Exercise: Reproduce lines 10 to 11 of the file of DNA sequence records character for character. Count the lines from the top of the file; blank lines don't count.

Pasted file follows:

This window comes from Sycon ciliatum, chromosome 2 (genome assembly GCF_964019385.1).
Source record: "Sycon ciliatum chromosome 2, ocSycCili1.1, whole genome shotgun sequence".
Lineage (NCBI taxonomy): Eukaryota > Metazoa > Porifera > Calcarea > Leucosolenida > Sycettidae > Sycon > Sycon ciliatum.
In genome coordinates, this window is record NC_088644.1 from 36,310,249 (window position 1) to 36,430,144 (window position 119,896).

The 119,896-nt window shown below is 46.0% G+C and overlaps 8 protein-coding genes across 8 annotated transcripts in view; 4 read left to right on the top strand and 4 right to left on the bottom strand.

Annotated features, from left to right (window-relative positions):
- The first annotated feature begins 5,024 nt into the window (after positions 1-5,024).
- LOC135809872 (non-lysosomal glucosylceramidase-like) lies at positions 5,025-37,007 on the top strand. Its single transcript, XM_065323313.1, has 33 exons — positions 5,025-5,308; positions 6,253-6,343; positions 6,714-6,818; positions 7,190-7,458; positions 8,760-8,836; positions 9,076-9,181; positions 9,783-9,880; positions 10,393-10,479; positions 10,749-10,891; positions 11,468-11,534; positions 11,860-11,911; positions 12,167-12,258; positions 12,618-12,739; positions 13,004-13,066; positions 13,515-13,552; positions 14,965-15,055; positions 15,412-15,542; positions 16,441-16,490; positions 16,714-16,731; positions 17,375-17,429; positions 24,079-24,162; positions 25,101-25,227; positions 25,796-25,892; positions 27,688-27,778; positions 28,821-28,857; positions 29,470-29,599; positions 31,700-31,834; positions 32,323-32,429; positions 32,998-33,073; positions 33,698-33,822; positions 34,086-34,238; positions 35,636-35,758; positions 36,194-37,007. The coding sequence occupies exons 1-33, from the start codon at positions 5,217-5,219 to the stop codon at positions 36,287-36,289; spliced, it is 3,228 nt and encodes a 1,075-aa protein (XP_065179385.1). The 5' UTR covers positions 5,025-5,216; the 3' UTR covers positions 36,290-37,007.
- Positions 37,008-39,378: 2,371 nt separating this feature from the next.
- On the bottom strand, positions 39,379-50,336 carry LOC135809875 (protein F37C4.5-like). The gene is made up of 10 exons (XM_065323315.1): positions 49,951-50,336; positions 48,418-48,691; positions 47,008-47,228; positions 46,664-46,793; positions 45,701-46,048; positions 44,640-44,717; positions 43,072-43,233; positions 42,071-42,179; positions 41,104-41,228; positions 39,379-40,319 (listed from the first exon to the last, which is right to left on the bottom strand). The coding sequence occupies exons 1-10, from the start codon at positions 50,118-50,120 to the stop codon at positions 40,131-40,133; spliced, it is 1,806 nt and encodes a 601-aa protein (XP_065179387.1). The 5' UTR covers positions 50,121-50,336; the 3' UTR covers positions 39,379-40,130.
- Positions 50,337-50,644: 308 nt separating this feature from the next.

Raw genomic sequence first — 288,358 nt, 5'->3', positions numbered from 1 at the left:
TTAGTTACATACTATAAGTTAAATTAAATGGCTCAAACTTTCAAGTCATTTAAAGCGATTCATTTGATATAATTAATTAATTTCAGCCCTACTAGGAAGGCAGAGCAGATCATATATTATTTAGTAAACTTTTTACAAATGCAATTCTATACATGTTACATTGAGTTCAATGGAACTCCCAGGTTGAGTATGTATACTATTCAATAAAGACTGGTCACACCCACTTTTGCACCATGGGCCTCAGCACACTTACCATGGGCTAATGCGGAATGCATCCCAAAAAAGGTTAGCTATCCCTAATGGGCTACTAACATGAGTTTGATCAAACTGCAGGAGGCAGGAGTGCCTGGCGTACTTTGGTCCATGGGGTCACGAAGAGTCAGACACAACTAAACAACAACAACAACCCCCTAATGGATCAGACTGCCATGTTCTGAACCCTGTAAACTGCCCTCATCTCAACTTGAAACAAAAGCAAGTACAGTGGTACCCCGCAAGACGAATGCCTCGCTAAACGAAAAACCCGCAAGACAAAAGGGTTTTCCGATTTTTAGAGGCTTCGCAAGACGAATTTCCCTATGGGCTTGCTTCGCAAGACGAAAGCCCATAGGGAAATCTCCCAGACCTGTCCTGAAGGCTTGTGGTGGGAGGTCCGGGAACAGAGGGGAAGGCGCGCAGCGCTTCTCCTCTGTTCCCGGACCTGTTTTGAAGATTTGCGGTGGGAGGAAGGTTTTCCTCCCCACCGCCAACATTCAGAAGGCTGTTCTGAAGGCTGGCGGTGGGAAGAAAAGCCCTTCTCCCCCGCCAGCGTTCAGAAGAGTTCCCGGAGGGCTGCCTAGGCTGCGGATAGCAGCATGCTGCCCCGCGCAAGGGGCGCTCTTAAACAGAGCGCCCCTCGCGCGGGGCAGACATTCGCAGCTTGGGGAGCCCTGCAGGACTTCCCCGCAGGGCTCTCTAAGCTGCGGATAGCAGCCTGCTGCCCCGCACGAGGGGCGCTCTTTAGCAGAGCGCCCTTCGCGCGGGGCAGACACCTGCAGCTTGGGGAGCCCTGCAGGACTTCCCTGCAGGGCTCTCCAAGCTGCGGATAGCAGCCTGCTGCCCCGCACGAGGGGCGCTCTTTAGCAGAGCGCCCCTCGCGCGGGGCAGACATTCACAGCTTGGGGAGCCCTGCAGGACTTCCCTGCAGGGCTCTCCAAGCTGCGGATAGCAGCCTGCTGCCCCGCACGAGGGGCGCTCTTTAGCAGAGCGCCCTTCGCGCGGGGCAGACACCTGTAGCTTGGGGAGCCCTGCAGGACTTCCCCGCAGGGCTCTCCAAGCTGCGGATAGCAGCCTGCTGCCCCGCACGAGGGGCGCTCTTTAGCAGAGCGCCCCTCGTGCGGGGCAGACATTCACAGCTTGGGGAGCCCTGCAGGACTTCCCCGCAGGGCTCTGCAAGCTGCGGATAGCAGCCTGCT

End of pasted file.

- On the bottom strand, positions 39,379-50,336 carry LOC135809875 (protein F37C4.5-like). The gene is made up of 10 exons (XM_065323315.1): positions 49,951-50,336; positions 48,418-48,691; positions 47,008-47,228; positions 46,664-46,793; positions 45,701-46,048; positions 44,640-44,717; positions 43,072-43,233; positions 42,071-42,179; positions 41,104-41,228; positions 39,379-40,319 (listed from the first exon to the last, which is right to left on the bottom strand). The coding sequence occupies exons 1-10, from the start codon at positions 50,118-50,120 to the stop codon at positions 40,131-40,133; spliced, it is 1,806 nt and encodes a 601-aa protein (XP_065179387.1). The 5' UTR covers positions 50,121-50,336; the 3' UTR covers positions 39,379-40,130.
- Positions 50,337-50,644: 308 nt separating this feature from the next.